This spring, Washburn’s annual WUmester, which is intended to foster a University-wide conversation on a diversity-related topic, has a citizenship and suffrage theme. This will give students the chance to discuss the rights and responsibilities of citizenship both in the United States and around the world.

“We consider (women’s suffrage) to be a 72-year struggle,” Goossen said. “The roots of it date back to 1848, when Susan B. Anthony, Elizabeth Cady Stanton and a variety of other advocates got together and discussed their grievances about the lack of women’s rights in the country at that time. Voting was not their sole cause, but it was part of a whole constellation of human rights issues, including abolition of slavery, that they worked on in a concerted and diligent way.”

Oliver sees a strong connection between his history degree and his current role as a library director, and he credits his time studying at Washburn and working at the Topeka and Shawnee County Public Library with helping grow his love of stories and their role in intellectual discovery.

“There’s an element of story in history, and that is the part I’ve always found intriguing,” Oliver said. “I’ve always wondered what went on before us and how we got here, and I think there’s a lot of history tied up in library work.”

Oliver’s work at the library also seeks to address modern challenges related to citizenship, literacy and other social issues. To help people gain access to the resources they need, Oliver ensures the library and its programs are visible in the community. He believes knowing and talking about our shared history is fundamental to ensuring everyone continues to enjoy the right to vote, a sentiment echoed by Goossen.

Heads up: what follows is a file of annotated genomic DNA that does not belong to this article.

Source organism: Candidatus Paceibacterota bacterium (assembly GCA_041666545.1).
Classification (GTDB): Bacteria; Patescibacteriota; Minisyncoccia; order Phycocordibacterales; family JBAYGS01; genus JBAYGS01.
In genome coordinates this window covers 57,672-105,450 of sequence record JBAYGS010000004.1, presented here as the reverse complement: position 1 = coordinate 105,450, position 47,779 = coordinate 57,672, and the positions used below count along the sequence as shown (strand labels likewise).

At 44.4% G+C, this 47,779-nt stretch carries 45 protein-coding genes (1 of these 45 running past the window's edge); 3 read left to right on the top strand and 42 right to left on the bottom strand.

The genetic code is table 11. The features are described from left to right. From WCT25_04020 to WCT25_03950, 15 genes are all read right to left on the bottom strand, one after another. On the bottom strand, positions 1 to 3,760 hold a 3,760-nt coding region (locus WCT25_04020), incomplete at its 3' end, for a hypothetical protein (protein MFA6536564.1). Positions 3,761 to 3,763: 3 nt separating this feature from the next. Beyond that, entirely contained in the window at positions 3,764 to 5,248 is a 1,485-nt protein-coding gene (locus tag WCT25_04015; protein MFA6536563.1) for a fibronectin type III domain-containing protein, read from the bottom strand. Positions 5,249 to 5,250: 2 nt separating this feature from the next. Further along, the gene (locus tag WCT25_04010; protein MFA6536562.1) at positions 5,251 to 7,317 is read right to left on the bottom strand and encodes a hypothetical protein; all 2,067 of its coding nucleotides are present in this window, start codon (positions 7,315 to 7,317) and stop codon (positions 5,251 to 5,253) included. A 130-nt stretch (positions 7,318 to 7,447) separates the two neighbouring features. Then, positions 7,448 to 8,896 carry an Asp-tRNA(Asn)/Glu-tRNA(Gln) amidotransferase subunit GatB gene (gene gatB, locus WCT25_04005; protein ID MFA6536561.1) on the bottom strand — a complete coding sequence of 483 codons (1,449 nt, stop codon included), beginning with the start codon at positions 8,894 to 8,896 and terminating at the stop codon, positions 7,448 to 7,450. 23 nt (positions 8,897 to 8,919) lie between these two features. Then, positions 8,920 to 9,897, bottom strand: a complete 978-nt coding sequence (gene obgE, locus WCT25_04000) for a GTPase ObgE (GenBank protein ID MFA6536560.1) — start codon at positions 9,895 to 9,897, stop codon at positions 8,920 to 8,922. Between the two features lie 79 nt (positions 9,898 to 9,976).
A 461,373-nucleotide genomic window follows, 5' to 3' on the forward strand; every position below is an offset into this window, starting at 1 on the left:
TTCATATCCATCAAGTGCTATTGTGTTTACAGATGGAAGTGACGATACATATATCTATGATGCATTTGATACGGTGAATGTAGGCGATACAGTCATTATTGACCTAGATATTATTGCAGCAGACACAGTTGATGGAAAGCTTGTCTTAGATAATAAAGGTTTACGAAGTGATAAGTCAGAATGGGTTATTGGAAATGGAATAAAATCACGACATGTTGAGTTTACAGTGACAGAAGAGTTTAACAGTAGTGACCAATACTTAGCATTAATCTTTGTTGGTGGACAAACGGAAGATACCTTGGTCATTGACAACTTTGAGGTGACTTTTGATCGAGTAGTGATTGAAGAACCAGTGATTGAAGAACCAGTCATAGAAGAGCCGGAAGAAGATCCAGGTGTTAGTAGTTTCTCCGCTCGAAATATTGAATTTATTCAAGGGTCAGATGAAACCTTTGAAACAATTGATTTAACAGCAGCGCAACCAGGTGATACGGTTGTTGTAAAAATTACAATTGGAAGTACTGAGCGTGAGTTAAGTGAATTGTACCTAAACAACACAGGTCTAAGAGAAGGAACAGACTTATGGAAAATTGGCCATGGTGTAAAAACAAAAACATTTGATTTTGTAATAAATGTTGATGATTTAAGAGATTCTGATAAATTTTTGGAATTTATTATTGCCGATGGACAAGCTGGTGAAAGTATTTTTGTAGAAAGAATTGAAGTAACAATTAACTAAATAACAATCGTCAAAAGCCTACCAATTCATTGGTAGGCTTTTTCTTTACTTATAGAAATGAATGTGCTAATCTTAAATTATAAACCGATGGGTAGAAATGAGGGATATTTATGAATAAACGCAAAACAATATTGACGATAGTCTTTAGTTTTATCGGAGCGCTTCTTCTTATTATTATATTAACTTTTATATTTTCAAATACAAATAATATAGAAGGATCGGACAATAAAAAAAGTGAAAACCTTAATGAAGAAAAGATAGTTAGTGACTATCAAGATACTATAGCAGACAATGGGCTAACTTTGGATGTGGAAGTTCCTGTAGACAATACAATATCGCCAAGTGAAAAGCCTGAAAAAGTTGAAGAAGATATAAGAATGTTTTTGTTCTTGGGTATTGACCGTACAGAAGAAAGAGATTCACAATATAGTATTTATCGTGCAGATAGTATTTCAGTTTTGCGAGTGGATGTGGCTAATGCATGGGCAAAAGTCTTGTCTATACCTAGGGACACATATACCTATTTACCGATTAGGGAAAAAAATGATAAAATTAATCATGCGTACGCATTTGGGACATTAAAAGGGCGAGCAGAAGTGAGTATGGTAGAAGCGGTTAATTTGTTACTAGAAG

“It’s actually a broader human right to be able to participate fully in the political process,” Goossen said. “It’s a privilege to be able to vote, but there’s also a responsibility to make sure that other people’s rights are not trampled over in the way that women’s were for many years.”

WUmester Spring 2020

WUmester 2020 logo

WUmester is intended to foster a University-wide conversation on a diversity-related topic that will change each spring semester. The goal of the program is to engage the entire Washburn community in a collective learning experience on timely subjects and help students see the connections between the subjects they study in the classroom and real-world debates and problems.

WUmester logo

Full schedule of WUmester events


More of The Ichabod's coverage of WUmester:

Driving Discussions: Anniversaries of voting amendments will draw focus on citizenship, suffrage

Stunning Collection: Mulvane acquires photos from Pulitzer Prize winner’s book

Fighting Words: Washburn alumna active in national suffrage work prior to 1920 amendment

Party Lines: Bi-partisan efforts better equip students for citizenship roles

Celebrating Suffrage: Alumnus brings awareness, access to roles of citizenship


The Ichabod Winter 2021 issue

The Ichabod tells our story with features on alumni, faculty, staff, students and friends, along with the latest campus news. Read the 2021 winter edition online and look for it in mailboxes in January.